Perdiodontal Disease

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Perdiodontal Disease

What Is Gum Disease?

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Gum disease is an infection of the gums which is caused by poor oral hygiene. If you do not brush and floss properly, bacteria will begin to build up between your teeth and gums in the form of plaque and tartar. Over time, this bacteria will begin to attack the gums and the roots of your teeth. Eventually, this results in permanent damage to the gums, as well as the underlying jaw bone, and the roots of your teeth. Gum disease is one of the leading causes of tooth loss in Americans of all ages.

Gum disease is caused by poor oral hygiene. If you do not brush and floss properly, you may develop gum disease. Your risk of gum disease can be increased by some other lifestyle choices and behaviors, such as excessive alcohol consumption, an unhealthy diet, and tobacco use.

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Periodontal disease is diagnosed by your dentist or dental hygienist during a periodontal examination.  This type of exam should always be part of your regular dental check-up.

A periodontal probe (small dental instrument) is gently used to measure the sulcus (pocket or space) between the tooth and the gums.  The depth of a healthy sulcus measures three millimeters or less and does not bleed.  The periodontal probe helps indicate if pockets are deeper than three millimeters.  As periodontal disease progresses, the pockets usually get deeper.

Your dentist or hygienist will use pocket depths, amount of bleeding, inflammation, tooth mobility, etc., to make a diagnosis that will fall into a category below:


Gingivitis is the first stage of periodontal disease.  Plaque and its toxin by-products irritate the gums, making them tender, inflamed, and likely to bleed.


The second stage of gum disease, often called “periodontitis”, cannot be completely reversed or eliminated, and it will cause permanent damage to your gums and jaw tissue. If you get periodontal care in time, though, you can usually save most or all of your teeth, and halt the progression of the disease.

Plaque hardens into calculus (tartar).  As calculus and plaque continue to build up, the gums begin to recede from the teeth.  Deeper pockets form between the gums and teeth and become filled with bacteria and pus.  The gums become very irritated, inflamed, and bleed easily.  Slight to moderate bone loss may be present.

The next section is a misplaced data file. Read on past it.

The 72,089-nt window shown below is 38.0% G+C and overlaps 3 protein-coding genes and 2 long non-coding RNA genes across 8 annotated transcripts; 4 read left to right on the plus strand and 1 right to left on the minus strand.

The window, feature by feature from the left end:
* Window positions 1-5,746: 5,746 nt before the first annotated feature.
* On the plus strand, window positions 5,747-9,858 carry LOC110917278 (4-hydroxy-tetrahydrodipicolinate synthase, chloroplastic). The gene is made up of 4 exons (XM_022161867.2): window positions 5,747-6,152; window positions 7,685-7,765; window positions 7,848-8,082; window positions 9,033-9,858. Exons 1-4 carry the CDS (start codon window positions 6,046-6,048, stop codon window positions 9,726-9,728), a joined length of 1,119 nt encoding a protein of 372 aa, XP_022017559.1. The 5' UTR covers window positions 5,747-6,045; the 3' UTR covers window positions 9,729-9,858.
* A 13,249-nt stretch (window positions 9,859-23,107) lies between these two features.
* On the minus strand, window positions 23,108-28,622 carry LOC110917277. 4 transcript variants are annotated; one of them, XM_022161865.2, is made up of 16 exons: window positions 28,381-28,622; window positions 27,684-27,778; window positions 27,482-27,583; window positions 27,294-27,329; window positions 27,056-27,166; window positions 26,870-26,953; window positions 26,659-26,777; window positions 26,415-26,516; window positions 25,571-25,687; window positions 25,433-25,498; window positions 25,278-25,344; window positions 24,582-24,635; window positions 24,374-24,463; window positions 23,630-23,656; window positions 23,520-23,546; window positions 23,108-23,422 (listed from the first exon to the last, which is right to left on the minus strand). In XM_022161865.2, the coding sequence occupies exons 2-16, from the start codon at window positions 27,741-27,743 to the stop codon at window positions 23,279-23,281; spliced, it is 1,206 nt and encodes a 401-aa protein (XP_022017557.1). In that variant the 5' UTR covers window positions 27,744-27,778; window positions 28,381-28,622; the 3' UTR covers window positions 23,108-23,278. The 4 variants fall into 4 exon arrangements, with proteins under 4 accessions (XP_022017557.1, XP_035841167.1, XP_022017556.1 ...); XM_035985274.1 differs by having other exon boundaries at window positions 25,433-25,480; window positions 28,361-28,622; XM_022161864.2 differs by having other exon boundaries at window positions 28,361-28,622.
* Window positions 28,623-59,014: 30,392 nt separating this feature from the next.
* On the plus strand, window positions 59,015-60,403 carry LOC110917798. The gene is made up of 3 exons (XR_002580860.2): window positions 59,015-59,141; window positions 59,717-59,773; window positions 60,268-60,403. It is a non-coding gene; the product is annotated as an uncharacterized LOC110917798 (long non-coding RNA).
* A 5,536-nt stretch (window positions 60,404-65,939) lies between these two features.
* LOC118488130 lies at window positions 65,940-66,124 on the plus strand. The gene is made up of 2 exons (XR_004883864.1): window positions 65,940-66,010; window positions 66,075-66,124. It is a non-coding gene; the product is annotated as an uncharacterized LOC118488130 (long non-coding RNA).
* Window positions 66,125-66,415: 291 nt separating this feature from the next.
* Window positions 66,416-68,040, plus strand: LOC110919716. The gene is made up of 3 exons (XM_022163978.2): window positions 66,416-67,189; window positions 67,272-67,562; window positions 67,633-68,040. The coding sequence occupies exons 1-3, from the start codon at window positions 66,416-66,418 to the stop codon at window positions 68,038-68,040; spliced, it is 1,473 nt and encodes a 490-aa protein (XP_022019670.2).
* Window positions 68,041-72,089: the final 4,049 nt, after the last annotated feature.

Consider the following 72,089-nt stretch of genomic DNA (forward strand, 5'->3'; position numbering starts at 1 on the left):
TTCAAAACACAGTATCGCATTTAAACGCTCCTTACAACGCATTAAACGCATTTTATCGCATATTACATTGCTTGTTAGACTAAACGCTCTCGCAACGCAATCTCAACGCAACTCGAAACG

Advanced Periodontitis

The final stage of gum disease is called advanced periodontitis and occurs when gum disease has done significant damage to most or all of your teeth. In many cases, the teeth may become loose, or they may even fall out. Most patients with advanced periodontitis must have their remaining teeth extracted and replaced with dentures. Generalized moderate to severe bone loss may be present.

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Periodontal treatment methods depend upon the type and severity of the disease. Your dentist and dental hygienist will evaluate for periodontal disease and recommend the appropriate treatment.

Periodontal disease progresses as the sulcus (pocket or space) between the tooth and gums gets filled with bacteria, plaque, and tartar, causing irritation to the surrounding tissues.  When these irritants remain in the pocket space, they can cause damage to the gums and eventually, the bone that supports the teeth!

If the disease is caught in the early stages of gingivitis, and no damage has been done, one to two regular cleanings will be recommended.  You will also be given instructions on improving your daily oral hygiene habits and having regular dental cleanings.

If the disease has progressed to more advanced stages, a special periodontal cleaning called scaling and root planing (deep cleaning) will be recommended.  It is usually done one quadrant of the mouth at a time while the area is numb.  In this procedure, tartar, plaque, and toxins are removed from above and below the gum line (scaling) and rough spots on root surfaces are made smooth (planing).  This procedure helps gum tissue to heal and pockets to shrink.  Medications, special medicated mouth rinses, and an electric tooth brush may be recommended to help control infection and healing.

If the pockets do not heal after scaling and root planing, periodontal surgery may be needed to reduce pocket depths, making teeth easier to clean.  Your dentist may also recommend that you see a periodontist (specialist of the gums and supporting bone).

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